Funky, fun, and occasionally naughty, with a meaningful message about embracing creativity and living life to the fullest.

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A large dose of creative inspiration served up in an irreverent self-help package.

When he’s not writing books, Leisawitz composes and produces music, makes films, and teaches at Pacific Lutheran University, among other things. In a debut that’s full of cheeky attitude, he encourages creative types “to rev up, keep it on the road, and step on the gas.” The underlying messages—find your passion, do what you love, visualize a successful outcome, learn from failure, take risks, pursue your dreams, and, above all, have fun—are fairly typical of self-improvement books. The difference here is the author’s delightful delivery: Leisawitz writes with clarity and honesty, employing contemporary cadence and hip phraseology. He peppers his prose with insights and quirky humor: “As you may have noticed, humans are delicate creatures with oversized brains that tend to get themselves into trouble.” In addition, the book offers an intriguing mix of philosophy (“The Universe will guide you towards your highest good”) and psychology (“The one who puts the most time and effort into sabotaging our lives is ourselves”). The author effortlessly strings these one-liners throughout the text, creating a reading experience that’s a bit startling at times but always exhilarating. The book’s design is equally engaging; the type is unusually large, headlines emphasize key points and frequently break up pages, and cartoon illustrations enhance and effectively augment the text. In the end, the process promulgated by Leisawitz celebrates untethered creativity and freedom of spirit in the broadest sense: “Although it may not seem like it at times,” he writes, “every moment that you’re alive on this planet is a big deal. It’s also an opportunity. An opportunity to learn, to grow, to do stuff.” The author’s reverence for the creative process is evident throughout, and he writes with a passion that’s nothing if not infectious.

Funky, fun, and occasionally naughty, with a meaningful message about embracing creativity and living life to the fullest.

Pub Date: June 21, 2017

ISBN: 978-0-692-89996-0

Page Count: 169

Publisher: Electron Unlimited LLC

Review Posted Online: Sept. 7, 2017

Kirkus Reviews Issue: Oct. 15, 2017



This is not the Nutcracker sweet, as passed on by Tchaikovsky and Marius Petipa. No, this is the original Hoffmann tale of 1816, in which the froth of Christmas revelry occasionally parts to let the dark underside of childhood fantasies and fears peek through. The boundaries between dream and reality fade, just as Godfather Drosselmeier, the Nutcracker's creator, is seen as alternately sinister and jolly. And Italian artist Roberto Innocenti gives an errily realistic air to Marie's dreams, in richly detailed illustrations touched by a mysterious light. A beautiful version of this classic tale, which will captivate adults and children alike. (Nutcracker; $35.00; Oct. 28, 1996; 136 pp.; 0-15-100227-4)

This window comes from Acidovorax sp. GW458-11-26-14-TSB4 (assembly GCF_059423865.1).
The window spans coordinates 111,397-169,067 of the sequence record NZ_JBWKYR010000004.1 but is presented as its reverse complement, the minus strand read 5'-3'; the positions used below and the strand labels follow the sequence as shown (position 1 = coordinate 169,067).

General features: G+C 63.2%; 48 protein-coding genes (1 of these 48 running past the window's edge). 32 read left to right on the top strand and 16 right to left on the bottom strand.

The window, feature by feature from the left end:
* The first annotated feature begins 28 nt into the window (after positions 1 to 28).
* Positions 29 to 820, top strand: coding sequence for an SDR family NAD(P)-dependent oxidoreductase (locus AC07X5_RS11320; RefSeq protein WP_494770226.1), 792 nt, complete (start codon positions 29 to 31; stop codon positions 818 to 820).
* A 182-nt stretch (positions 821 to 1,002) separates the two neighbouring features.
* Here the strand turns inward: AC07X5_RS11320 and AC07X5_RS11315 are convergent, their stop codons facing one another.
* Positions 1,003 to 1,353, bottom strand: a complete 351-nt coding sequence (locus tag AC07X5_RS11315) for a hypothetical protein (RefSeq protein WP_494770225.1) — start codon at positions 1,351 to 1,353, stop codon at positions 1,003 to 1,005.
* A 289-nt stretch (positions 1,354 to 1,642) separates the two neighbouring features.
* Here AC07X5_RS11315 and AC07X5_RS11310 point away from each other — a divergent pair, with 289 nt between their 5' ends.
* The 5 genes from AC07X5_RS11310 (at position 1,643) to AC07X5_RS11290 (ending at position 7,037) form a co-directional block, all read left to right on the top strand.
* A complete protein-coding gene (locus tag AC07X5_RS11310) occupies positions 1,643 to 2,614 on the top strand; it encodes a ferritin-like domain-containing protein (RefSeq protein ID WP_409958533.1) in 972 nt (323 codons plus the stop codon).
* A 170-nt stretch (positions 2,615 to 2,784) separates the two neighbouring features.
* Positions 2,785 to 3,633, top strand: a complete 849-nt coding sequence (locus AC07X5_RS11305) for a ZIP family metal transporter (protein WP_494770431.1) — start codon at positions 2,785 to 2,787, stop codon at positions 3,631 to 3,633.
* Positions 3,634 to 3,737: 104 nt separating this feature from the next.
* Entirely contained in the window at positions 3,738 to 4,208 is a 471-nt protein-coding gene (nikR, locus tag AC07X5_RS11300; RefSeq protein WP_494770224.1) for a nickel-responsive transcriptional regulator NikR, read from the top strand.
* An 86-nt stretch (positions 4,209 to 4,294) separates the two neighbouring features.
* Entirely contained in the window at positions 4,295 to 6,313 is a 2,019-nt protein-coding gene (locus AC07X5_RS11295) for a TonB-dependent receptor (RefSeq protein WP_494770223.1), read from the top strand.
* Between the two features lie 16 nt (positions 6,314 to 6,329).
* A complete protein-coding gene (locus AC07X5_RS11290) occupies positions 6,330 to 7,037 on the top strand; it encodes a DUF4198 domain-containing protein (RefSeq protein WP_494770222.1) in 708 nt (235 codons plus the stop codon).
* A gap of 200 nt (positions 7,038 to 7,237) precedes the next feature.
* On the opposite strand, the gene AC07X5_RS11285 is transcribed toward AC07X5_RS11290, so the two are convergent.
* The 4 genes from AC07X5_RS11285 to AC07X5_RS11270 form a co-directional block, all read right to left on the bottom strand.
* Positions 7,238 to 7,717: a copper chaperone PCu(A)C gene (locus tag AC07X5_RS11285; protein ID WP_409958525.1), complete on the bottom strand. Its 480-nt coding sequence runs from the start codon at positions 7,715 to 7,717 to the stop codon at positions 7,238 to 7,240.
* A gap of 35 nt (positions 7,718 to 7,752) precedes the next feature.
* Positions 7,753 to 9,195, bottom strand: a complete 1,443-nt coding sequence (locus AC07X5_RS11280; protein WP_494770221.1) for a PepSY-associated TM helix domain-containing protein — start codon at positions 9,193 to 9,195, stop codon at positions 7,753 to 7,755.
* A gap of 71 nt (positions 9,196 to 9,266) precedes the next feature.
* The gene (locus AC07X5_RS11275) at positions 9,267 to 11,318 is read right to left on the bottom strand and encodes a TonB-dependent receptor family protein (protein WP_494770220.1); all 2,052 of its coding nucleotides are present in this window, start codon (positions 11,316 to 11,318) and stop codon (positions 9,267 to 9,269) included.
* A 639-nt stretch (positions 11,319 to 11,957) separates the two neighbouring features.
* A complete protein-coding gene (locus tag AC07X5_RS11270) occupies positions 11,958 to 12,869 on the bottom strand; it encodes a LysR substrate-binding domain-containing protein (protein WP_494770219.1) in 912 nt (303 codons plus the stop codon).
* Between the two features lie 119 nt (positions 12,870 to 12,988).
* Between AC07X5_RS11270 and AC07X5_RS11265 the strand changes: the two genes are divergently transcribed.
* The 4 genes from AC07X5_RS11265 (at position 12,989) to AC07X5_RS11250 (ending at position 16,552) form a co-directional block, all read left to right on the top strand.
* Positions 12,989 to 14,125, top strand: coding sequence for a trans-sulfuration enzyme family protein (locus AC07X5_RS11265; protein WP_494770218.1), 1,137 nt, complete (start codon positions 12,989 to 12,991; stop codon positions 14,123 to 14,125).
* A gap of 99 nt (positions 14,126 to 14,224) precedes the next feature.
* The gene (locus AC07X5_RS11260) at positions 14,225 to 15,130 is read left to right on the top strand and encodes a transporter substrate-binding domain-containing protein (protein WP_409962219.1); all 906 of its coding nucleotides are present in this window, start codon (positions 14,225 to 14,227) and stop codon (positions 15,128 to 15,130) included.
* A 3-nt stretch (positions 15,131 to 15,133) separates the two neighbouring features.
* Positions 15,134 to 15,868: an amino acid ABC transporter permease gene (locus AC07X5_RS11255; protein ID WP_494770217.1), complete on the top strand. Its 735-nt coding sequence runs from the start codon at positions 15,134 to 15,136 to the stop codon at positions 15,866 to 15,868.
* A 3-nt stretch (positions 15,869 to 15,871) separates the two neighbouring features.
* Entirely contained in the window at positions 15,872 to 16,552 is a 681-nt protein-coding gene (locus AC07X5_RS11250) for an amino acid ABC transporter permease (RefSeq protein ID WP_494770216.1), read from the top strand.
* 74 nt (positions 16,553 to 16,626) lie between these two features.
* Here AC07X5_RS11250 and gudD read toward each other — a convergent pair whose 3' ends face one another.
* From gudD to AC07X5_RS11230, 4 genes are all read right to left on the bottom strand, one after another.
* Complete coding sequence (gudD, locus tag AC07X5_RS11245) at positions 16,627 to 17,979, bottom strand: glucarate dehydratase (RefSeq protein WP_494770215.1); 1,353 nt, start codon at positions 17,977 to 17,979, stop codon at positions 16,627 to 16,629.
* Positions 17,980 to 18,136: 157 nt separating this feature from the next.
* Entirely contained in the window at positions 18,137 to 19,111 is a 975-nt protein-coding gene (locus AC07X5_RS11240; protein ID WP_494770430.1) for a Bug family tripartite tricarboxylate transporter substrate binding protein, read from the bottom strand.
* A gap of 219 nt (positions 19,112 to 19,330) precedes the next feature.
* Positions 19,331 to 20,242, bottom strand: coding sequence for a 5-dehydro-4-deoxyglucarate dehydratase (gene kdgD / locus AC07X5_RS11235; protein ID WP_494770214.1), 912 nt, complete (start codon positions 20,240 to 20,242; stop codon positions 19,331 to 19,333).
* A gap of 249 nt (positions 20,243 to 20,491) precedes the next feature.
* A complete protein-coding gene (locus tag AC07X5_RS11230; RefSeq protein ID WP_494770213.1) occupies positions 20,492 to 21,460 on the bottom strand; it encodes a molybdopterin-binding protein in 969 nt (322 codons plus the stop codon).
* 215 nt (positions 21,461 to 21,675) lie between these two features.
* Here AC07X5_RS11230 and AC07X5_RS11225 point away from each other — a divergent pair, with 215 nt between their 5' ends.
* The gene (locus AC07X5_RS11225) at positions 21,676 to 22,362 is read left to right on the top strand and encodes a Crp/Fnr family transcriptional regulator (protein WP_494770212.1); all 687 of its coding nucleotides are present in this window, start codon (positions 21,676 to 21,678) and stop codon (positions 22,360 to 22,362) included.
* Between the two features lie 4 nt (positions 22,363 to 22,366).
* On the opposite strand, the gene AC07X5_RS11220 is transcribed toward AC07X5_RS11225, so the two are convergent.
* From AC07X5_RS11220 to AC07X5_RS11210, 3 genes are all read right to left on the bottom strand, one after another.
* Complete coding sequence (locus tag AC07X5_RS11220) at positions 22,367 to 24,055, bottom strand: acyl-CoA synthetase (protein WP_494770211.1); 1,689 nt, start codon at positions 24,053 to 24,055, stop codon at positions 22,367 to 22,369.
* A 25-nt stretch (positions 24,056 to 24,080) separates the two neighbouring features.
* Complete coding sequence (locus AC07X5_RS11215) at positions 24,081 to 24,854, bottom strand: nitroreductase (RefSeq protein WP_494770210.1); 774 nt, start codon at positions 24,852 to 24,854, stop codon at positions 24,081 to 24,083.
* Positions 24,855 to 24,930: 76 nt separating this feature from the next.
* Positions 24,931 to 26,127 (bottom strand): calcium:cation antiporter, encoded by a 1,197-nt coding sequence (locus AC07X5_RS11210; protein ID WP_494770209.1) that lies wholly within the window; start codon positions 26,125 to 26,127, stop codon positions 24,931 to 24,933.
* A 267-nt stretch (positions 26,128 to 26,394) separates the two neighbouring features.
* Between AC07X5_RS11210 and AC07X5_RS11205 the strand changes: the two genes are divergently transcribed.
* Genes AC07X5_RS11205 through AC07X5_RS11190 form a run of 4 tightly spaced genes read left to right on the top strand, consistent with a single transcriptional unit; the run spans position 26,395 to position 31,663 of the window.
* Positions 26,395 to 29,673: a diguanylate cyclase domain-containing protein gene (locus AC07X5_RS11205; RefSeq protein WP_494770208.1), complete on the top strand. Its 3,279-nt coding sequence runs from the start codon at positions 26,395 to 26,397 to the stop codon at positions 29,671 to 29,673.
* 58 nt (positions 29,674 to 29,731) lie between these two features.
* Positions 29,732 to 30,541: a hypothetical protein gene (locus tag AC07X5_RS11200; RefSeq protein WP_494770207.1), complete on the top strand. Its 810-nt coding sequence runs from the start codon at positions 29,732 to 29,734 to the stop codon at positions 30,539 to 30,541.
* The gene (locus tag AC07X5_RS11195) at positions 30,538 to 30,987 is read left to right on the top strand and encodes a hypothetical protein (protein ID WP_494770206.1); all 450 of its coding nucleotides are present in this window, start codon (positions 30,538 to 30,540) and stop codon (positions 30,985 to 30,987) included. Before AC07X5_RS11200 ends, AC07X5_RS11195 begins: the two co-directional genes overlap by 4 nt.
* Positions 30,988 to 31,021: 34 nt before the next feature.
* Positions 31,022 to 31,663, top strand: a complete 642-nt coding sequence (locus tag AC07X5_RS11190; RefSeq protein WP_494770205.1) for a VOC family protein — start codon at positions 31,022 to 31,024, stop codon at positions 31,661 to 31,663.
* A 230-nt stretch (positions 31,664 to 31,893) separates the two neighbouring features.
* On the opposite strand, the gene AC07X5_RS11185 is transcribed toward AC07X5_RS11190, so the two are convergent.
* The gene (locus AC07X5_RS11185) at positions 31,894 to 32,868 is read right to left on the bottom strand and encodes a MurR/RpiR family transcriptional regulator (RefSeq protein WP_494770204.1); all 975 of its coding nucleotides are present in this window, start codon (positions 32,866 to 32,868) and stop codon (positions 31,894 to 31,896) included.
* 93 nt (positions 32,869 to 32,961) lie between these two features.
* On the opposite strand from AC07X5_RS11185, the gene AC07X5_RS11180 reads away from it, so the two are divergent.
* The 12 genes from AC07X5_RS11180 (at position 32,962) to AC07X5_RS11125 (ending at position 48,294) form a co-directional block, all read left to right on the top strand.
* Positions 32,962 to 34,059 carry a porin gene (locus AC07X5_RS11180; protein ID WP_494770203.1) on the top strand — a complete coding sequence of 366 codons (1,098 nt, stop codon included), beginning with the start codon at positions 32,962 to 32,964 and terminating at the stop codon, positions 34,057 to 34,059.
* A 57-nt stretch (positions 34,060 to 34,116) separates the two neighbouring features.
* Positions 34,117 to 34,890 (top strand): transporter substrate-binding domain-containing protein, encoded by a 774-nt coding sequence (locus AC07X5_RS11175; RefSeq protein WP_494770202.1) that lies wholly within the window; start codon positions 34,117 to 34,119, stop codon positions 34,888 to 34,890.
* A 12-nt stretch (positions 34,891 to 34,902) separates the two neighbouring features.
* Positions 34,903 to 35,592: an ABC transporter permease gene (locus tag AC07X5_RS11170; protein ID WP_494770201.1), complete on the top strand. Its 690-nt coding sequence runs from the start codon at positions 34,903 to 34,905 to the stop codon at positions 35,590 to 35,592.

Pub Date: Oct. 28, 1996

ISBN: 0-15-100227-4

Page Count: 136

Publisher: Harcourt

Review Posted Online: May 19, 2010

Kirkus Reviews Issue: Aug. 15, 1996




An extravaganza in Bemelmans' inimitable vein, but written almost dead pan, with sly, amusing, sometimes biting undertones, breaking through. For Bemelmans was "the man who came to cocktails". And his hostess was Lady Mendl (Elsie de Wolfe), arbiter of American decorating taste over a generation. Lady Mendl was an incredible person,- self-made in proper American tradition on the one hand, for she had been haunted by the poverty of her childhood, and the years of struggle up from its ugliness,- until she became synonymous with the exotic, exquisite, worshipper at beauty's whrine. Bemelmans draws a portrait in extremes, through apt descriptions, through hilarious anecdote, through surprisingly sympathetic and understanding bits of appreciation. The scene shifts from Hollywood to the home she loved the best in Versailles. One meets in passing a vast roster of famous figures of the international and artistic set. And always one feels Bemelmans, slightly offstage, observing, recording, commenting, illustrated.

Pub Date: Feb. 23, 1955

ISBN: 0670717797

Page Count: -

Publisher: Viking

Review Posted Online: Oct. 25, 2011

Kirkus Reviews Issue: Feb. 1, 1955

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